For those of you who make jewelry you know what this means, but for those of you who don’t stringing is a term jewelry maker’s use to describe putting together a piece of jewelry.  There are different types of stringing media – which I’ve already covered here.  I use Accuflex wire because it’s very flexible and also very strong – I’ve never had a necklace or a bracelet strung with Accuflex break on me that I know of yet.

Pink Romance - If you'd like to own this gorgeous bracelet, just click on the picture and you'll go to my shop to purchase it.

Basically, stringing involves placing beads in a harmonious color combination onto the stringing media, adding crimp beads at each end and adding a clasping mechanism for keeping the bracelet or necklace around your wrist or neck.  Well, at least that’s the technical aspect of it.  In reality there is so much more!  The much more meaning the overall designing of the piece. 

I use a bead board when I’m creating a piece of jewelry.  First I lay out all my components on the board, then I play the shuffle game – I move different beads in and out, change their placements, add spacer beads and bead caps, and generally just have fun playing around until I happen onto a really beautiful combination.  Then I adjust again for size – sometimes I have to add or take components away to “fit” the size I want to make.  I find bead boards to be an immensely useful tool.  Not only do they keep the beads in place as you design, but they also have inch and half inch markings so you have a rough idea of size before you start the actual stringing.

When designing the bracelet above,  I started with the three focal beads.  They were what determined my choice of supporting beads.  The focals have the prominent color of burgundy and the supporting color of pink, and also a midge of white and beige.  Taking all that into consideration, I chose the colors of pink and white to support the focals and create a romantic feel to the bracelet.  I chose pink rhodochrosite round beads because they are associated with attracting love.  You can read more about this gemstone and why I chose it for symbolic reasons here and here.  I also chose plain, pure white round lampwork beads to add some break in tonal color between the burgundy and pink and lighten up the color scheme a little, and also make it more vibrant.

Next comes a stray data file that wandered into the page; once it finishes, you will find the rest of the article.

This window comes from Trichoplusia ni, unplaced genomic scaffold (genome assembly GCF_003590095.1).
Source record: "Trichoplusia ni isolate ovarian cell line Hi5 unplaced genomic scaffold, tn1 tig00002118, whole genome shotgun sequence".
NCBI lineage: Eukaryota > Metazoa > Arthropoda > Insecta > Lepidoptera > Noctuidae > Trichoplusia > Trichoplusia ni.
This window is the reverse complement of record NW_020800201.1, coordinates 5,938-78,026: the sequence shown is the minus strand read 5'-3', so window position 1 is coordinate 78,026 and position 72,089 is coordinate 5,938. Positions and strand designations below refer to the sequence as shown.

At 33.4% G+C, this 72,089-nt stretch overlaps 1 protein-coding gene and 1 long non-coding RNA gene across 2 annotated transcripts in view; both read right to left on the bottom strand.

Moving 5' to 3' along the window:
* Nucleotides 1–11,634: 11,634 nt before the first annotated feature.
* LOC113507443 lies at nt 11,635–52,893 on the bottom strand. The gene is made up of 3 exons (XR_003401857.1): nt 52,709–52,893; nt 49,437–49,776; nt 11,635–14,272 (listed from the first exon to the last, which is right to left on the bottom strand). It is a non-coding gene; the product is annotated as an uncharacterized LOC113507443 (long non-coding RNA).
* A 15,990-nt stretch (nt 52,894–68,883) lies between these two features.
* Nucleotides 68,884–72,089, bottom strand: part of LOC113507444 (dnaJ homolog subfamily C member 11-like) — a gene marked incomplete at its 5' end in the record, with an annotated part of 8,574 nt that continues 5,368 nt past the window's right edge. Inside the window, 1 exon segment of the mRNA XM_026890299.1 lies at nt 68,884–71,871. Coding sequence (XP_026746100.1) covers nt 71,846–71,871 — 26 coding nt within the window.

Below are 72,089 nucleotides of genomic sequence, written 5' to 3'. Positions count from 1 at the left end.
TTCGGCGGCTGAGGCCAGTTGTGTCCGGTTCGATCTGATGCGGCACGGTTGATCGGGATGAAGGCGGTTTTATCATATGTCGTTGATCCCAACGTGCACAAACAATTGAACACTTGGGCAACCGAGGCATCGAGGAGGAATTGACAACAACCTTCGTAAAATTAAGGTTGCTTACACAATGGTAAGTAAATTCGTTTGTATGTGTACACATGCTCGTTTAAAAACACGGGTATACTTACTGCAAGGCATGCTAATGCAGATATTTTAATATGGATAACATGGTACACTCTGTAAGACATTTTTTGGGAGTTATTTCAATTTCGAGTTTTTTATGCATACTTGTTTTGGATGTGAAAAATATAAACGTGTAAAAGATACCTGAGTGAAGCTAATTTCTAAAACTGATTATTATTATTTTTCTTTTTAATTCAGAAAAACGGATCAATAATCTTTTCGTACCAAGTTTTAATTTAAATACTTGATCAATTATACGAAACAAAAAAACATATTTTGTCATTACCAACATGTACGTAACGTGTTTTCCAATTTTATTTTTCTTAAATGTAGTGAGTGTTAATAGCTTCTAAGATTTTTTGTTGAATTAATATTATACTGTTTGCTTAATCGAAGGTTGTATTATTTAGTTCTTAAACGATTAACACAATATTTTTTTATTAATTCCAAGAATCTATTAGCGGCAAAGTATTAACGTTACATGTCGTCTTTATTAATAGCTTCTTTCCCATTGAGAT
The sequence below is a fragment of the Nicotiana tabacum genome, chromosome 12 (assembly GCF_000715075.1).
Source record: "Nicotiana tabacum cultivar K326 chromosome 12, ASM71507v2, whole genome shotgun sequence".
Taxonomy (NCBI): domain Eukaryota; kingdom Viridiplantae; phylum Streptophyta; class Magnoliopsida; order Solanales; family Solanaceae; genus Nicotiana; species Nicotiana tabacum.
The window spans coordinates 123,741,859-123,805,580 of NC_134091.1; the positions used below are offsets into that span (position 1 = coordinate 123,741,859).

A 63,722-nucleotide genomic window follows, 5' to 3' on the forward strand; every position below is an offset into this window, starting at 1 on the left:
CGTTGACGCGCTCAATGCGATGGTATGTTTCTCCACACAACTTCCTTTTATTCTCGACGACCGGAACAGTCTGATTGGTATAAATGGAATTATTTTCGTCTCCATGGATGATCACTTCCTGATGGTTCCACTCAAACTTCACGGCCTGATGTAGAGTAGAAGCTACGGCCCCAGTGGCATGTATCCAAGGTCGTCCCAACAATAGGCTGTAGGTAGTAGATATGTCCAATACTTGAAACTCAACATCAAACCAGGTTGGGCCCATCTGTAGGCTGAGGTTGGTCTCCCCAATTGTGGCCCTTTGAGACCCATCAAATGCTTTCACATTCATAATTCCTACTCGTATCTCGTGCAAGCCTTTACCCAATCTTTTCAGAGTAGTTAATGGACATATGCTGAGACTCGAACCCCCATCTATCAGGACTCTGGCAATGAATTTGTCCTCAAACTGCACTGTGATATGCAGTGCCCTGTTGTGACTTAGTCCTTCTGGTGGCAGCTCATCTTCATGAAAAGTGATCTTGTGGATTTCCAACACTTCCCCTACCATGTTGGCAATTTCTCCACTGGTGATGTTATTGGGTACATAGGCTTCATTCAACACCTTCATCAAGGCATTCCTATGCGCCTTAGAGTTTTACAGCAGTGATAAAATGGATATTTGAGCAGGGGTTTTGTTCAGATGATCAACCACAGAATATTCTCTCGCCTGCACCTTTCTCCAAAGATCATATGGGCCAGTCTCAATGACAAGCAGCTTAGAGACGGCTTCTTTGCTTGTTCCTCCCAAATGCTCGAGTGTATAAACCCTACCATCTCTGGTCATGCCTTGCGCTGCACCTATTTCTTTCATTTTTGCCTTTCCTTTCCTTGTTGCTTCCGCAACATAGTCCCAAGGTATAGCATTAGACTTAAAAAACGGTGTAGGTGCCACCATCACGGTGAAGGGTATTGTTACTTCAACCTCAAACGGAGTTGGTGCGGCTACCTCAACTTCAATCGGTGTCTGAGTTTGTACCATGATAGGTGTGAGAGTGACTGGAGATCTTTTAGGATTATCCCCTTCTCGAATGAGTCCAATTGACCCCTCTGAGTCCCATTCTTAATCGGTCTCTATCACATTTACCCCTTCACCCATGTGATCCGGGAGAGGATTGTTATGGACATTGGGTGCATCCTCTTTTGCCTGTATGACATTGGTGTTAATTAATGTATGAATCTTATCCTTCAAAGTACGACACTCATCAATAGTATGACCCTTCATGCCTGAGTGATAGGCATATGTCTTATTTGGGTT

My next consideration was choosing bead caps and spacer beads.  Personally, I love the Bali and Tibetan styles of  silver beads, bead caps, clasps and findings – and you will find them in the majority of my handmade lampwork jewelry creations.  I think they add a lot of character, texture and sparkle, and their intricate designs work very well with lampwork beads. 

To further enhance the romantic theme of this piece, I chose to use a Bali silver heart themed lobster claw clasp.  I find lobster claws to be extremely versatile when designing adjustable length jewelry because they provide a secure closure at different lengths and will be able to fit many different sized wrists.  Finally, to finish the piece off I added a “weighted dangle” (as I call it :D) to the clasp end of the bracelet.  This serves two purposes.  Most importantly, it acts to balance the bracelet on your wrist so the clasp stays underneath it and the focals stay on top.  Secondly, it adds yet another dimension of beauty and form, and it gives the piece a more finished and fancier, artisan OOAK (one of a kind) look.

So, that’s all for today.  I hope you’ve enjoyed this post and found it both educational and interesting.  Next up in the series – Bead Mania!!


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